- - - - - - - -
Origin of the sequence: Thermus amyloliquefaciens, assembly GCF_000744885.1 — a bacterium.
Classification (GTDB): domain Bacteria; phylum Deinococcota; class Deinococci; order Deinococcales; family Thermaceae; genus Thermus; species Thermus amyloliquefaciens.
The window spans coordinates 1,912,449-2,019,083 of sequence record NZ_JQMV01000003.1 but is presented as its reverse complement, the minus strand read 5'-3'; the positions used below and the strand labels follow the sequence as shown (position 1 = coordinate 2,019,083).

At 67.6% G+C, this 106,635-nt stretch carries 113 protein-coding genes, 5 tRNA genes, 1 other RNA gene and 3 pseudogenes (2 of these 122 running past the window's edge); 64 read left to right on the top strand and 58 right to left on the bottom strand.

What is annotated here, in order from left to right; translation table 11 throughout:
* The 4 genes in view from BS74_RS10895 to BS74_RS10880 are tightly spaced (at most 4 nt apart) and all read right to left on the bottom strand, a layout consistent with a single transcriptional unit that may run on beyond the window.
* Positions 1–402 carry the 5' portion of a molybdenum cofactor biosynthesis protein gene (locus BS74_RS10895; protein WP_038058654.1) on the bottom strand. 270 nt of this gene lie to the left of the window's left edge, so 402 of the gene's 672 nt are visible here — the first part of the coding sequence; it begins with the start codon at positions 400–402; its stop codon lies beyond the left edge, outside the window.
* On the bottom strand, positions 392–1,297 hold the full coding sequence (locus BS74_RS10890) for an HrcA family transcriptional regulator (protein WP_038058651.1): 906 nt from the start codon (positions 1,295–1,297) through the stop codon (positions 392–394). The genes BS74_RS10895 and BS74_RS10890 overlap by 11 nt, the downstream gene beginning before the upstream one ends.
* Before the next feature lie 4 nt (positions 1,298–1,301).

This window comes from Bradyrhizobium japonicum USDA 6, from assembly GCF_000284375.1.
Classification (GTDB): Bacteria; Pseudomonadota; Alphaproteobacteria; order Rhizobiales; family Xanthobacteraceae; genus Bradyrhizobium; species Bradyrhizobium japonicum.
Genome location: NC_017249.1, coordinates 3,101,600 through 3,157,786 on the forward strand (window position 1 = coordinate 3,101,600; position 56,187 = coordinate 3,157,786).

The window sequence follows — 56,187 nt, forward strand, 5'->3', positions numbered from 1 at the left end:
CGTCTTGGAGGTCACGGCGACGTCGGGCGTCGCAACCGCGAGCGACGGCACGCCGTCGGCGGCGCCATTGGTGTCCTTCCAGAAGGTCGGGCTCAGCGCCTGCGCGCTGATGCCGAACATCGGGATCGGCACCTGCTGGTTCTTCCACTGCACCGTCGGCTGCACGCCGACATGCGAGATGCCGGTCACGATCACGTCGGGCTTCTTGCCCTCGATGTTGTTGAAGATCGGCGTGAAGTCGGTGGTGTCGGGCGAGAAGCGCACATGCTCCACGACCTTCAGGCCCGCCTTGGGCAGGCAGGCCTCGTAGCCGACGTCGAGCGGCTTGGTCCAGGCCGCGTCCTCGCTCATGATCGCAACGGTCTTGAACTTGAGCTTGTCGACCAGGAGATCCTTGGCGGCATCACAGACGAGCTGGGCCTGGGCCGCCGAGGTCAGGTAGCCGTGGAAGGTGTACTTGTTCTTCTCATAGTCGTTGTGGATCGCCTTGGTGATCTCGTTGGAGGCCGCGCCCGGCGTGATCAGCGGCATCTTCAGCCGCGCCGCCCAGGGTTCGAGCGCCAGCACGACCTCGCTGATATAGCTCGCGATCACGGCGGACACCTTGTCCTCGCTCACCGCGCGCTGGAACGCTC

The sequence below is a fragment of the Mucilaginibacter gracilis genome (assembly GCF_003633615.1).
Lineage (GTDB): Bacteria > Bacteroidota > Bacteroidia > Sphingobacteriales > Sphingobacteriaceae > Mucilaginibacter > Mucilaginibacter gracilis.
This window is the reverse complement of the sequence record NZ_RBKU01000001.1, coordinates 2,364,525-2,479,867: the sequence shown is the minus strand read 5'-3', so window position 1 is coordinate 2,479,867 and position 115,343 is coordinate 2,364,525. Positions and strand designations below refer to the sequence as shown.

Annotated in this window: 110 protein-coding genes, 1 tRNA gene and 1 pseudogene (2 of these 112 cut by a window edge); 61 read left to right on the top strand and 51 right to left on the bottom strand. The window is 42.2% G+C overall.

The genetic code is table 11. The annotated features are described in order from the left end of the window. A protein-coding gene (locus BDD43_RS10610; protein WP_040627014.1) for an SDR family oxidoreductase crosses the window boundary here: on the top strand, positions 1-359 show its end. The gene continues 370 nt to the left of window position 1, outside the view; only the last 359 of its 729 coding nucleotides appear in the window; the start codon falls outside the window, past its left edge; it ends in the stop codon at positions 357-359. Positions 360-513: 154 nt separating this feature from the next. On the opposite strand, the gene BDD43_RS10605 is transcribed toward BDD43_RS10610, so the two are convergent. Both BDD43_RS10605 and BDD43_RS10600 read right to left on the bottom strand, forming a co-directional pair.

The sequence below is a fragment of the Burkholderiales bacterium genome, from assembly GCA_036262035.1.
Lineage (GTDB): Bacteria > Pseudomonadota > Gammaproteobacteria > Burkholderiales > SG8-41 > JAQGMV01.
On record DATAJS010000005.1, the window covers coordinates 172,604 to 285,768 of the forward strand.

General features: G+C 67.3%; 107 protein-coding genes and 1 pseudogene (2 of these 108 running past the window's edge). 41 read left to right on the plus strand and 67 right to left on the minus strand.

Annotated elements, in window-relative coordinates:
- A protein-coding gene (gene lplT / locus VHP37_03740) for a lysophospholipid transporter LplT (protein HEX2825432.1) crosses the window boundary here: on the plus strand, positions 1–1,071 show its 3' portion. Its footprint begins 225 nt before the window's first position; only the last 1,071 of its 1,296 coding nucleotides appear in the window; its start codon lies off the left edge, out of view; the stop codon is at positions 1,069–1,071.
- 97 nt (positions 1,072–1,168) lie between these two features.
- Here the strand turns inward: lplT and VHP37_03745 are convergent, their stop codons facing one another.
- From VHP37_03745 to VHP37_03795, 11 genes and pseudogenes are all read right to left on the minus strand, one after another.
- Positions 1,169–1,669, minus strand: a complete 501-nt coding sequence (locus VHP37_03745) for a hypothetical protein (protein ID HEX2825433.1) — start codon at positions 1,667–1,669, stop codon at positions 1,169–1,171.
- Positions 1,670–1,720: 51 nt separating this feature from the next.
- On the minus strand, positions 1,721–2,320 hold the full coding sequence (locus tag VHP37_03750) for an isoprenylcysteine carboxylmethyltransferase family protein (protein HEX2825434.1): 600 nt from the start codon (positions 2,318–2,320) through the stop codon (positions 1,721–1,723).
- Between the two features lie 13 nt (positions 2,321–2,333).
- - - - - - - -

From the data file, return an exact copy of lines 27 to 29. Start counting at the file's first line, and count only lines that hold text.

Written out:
- Here the strand turns inward: lplT and VHP37_03745 are convergent, their stop codons facing one another.
- From VHP37_03745 to VHP37_03795, 11 genes and pseudogenes are all read right to left on the minus strand, one after another.
- Positions 1,169–1,669, minus strand: a complete 501-nt coding sequence (locus VHP37_03745) for a hypothetical protein (protein ID HEX2825433.1) — start codon at positions 1,667–1,669, stop codon at positions 1,169–1,171.